Keeping it real, we are concerned about a few things as well. It was interesting to see our reactions to the curriculum because the technology teacher has ample programming experience, I only have some, and the third teacher has no former experience. This was a fortunate coincidence because it represents the spectrum of prior knowledge our students will have as well. Overall, Bootstrap provides enough scaffolding for any previous exposure to programming as long as you are comfortable with a “learn as you go” approach, although occasionally, it did seem as if Bootstrap made an optimistic assumption about what students would know coming in. For those with no prior experience, we would have liked more direct instruction on key vocabulary, syntax requirements, and reading and diagnosing error messages. Another concern is keeping all students engaged for the length of the project. Undoubtedly, some students will be able to fly through the curriculum while others need a bit more time. We hope the answer to this problem lies in offering the extensions Bootstrap has built in for quick learners.
Overall, we are really looking forward to seeing what Bootstrap can do for our students. Our plan is in place so may the adventure continue! I will keep you posted.
Have any of you implemented Bootstrap or another computer science curriculum like Logo or Scratch? Did you see transfer to math or science? What advantages did you notice? Are there any obstacles you can help us navigate? We would love to learn from you!
Citations and Further Reading
Schanzer, E., Fisler, K., Krishnamurthi, S., & Felleisen, M. (2015). Transferring Skills at Solving Word Problems from Computing to Algebra Through Bootstrap, ACM Technical Symposium on Computer Science Education, 2015.
Wright, G., Rich, P. & Lee, R. (2013). The Influence of Teaching Programming on Learning Mathematics. In R. McBride & M. Searson (Eds.), Proceedings of SITE 2013--Society for Information Technology & Teacher Education International Conference (pp. 4612-4615). New Orleans, Louisiana, United States: Association for the Advancement of Computing in Education (AACE).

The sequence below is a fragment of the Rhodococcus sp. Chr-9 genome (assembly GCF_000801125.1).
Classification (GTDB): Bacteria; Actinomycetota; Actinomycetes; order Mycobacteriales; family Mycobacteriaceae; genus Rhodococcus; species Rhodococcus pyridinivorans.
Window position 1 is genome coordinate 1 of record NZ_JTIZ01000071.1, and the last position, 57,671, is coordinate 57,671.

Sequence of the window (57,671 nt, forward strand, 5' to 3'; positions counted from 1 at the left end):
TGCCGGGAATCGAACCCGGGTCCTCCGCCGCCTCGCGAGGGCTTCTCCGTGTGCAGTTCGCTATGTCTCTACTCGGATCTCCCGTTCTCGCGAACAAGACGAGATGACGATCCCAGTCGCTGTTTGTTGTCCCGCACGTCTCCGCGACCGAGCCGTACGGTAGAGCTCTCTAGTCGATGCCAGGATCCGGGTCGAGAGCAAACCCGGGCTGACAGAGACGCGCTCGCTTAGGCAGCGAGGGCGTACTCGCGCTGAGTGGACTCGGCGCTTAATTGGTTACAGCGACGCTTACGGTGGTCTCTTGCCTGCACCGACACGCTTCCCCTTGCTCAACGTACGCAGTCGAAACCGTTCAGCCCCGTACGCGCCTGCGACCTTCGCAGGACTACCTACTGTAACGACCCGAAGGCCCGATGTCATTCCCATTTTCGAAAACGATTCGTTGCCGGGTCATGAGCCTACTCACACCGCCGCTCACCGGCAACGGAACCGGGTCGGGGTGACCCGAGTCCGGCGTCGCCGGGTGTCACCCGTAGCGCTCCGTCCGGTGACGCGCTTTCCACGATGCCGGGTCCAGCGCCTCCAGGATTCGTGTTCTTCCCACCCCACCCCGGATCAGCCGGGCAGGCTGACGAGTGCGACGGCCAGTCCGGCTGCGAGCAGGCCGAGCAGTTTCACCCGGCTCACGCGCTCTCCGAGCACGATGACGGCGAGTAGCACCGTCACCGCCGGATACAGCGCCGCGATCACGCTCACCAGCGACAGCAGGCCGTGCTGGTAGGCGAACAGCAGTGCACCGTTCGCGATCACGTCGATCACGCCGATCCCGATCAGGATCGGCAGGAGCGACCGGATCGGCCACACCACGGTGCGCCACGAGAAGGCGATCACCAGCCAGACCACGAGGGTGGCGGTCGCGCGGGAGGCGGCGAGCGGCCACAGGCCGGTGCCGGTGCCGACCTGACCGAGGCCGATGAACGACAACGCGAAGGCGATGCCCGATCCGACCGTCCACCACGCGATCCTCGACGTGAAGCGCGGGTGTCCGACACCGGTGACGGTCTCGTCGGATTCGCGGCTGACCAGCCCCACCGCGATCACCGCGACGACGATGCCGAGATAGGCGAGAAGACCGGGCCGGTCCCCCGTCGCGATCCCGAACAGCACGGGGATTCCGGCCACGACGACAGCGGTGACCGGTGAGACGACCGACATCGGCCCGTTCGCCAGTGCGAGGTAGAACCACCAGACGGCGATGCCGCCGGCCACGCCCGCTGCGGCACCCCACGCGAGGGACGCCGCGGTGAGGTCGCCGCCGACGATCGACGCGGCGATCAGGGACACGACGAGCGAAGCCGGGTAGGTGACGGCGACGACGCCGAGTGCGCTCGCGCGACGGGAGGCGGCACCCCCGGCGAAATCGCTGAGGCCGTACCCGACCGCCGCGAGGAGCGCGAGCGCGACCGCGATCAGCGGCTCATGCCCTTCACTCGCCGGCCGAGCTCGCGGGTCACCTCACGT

Center for Computational Thinking at Carnegie Mellon.
By Pati Ruiz
The timing of this year’s STEM For All Video Showcase worked well for me as a teacher. It allowed me to see something right when I was starting to evaluate my curriculum and prepare for next year. During the 2017-18 school year, I will be teaching two high school computer science courses: one is an introductory course for Sophomores and the other is a new (for me) intermediate course for Juniors. Due to time constraints, our school schedule will not allow me to offer the AP Computer Science Principles course. Instead, I am designing a curriculum that’s appropriate for my students. I am excited about the content and hope it will be engaging for them.
As I watched the videos in the showcase, the EarSketch: teaching coding through music video presented by Lea Ikkache and Jason Freeman really captured my attention, or, dare I say it - caught my ear. As I read through the discussion thread, I learned quite a bit from the comments. I learned that there is a community of CS educators who are now using EarSketch, and even a Facebook group where the community can discuss the curriculum and share their materials and tips. The curriculum is aligned with the AP CSP standards currently, and the team is looking to align to CSTA standards in the future! Among other topics, students will learn to use variables, loops, conditionals, and lists appropriately. They will also learn to use functions and write appropriate comments for their code.